31 October 2011

Remembering the blood of Baghdad

One year ago today Islamic terrorists entered the church of Our Lady of Deliverance in Baghdad during the celebration of the Mass and massacred 58 Chaldean Catholics.  Among the martyrs were two priests:
Fr. Thair Sa’adallah was just beginning his homily after having read the Gospel," Fr. Shisha remembered. "When he saw the terrorists enter, he took the Gospel in hand and held it up, saying, 'In the name of the Gospel, leave them and take me. Me for them!" 
The attackers quickly killed Fr. Sa’adallah before turning on the rest of the congregation. Witnesses say they aimed particularly to kill the young men of the parish. In addition to the dead, more than 100 people were wounded. 
Fr. Wasseem Sabb'ieh was hearing confessions at the time of the attack. He managed to rush two families to safety through a secret door before turning back to face the attackers. 
“Before he closed the door, one of the people he helped said to him, ‘Father, leave them and come with us and you will be saved,’” Fr. Shisha recounted. “He answered, ‘I won't leave them like this,’ and he locked the door.” 
Fr. Sabb’ieh proceeded directly to the attackers, shouting: “What do you want from us?”  
He was killed with a bullet to the head while at the same time one of the attackers detonated a suicide bomb beside him [more].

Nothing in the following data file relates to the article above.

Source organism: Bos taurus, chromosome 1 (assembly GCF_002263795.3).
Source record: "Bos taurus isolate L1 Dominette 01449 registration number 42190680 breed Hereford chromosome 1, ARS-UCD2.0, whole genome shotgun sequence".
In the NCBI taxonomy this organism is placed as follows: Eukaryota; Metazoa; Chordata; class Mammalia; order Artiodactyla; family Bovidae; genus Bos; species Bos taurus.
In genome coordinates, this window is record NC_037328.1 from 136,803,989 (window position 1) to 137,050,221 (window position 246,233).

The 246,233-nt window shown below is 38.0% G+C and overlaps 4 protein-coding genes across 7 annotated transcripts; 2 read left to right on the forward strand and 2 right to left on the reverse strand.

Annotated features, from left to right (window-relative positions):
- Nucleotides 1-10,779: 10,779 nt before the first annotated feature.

A 3-year old boy named Adam followed the attackers through the church saying to them, "Enough, enough, enough."  He begged them, "Please, stop."  They killed him, too.

Speaking with Catholic News Agency, Leonardo Cardinal Sandri recalled the famous words of Tertullian that "the blood of the martyrs is the seed of faith."  Cardinal Sandri said:
This situation in the Church is difficult — being a minority and being the object of terrorist attacks and violent acts even within the very church walls. But, it has also brought with it, on the other hand, the fact that the blood of those who have died will certainly be the seed of hope and life for the future.
This attack on what is called Black Sunday was not an isolated incidence:
The attack was one in a long series of attacks against the Assyrians (also known as Chaldeans and Syriacs) in Iraq. Since June 26, 2004, when the first church was bombed, Assyrians have been subject to a low grade genocide perpetrated by Shiite and Sunni Muslims, as well as Kurds (report). 70 churches have been bombed since June 2004, 4 since Black Sunday. Thousands of Assyrians have been killed and nearly one half of Assyrians have fled to Syria and Jordan. 
Following President Obama's recent announcement of the coming withdrawal of United States forces from Iraq, the Assyrian International News Agency warns that "without the U.S. presence as a deterrent, Assyrians face the danger of unchecked Islamic persecution."

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